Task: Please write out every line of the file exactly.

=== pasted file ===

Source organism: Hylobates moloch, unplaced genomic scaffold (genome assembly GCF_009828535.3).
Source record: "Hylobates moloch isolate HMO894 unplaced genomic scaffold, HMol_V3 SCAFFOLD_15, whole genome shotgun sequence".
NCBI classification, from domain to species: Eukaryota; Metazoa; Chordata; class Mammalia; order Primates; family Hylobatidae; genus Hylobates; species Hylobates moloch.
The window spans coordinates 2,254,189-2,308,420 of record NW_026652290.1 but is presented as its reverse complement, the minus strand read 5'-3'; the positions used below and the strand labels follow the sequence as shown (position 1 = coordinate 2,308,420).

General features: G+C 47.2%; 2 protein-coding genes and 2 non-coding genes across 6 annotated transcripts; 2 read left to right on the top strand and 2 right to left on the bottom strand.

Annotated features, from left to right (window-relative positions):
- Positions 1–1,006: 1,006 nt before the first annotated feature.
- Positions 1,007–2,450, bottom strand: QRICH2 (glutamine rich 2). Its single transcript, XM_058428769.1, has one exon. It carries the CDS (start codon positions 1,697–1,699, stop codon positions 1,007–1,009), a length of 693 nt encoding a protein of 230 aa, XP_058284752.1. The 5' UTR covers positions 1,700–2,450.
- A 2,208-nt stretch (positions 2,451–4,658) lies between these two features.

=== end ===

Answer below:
Source organism: Hylobates moloch, unplaced genomic scaffold (genome assembly GCF_009828535.3).
Source record: "Hylobates moloch isolate HMO894 unplaced genomic scaffold, HMol_V3 SCAFFOLD_15, whole genome shotgun sequence".
NCBI classification, from domain to species: Eukaryota; Metazoa; Chordata; class Mammalia; order Primates; family Hylobatidae; genus Hylobates; species Hylobates moloch.
The window spans coordinates 2,254,189-2,308,420 of record NW_026652290.1 but is presented as its reverse complement, the minus strand read 5'-3'; the positions used below and the strand labels follow the sequence as shown (position 1 = coordinate 2,308,420).

General features: G+C 47.2%; 2 protein-coding genes and 2 non-coding genes across 6 annotated transcripts; 2 read left to right on the top strand and 2 right to left on the bottom strand.

Annotated features, from left to right (window-relative positions):
- Positions 1–1,006: 1,006 nt before the first annotated feature.
- Positions 1,007–2,450, bottom strand: QRICH2 (glutamine rich 2). Its single transcript, XM_058428769.1, has one exon. It carries the CDS (start codon positions 1,697–1,699, stop codon positions 1,007–1,009), a length of 693 nt encoding a protein of 230 aa, XP_058284752.1. The 5' UTR covers positions 1,700–2,450.
- A 2,208-nt stretch (positions 2,451–4,658) lies between these two features.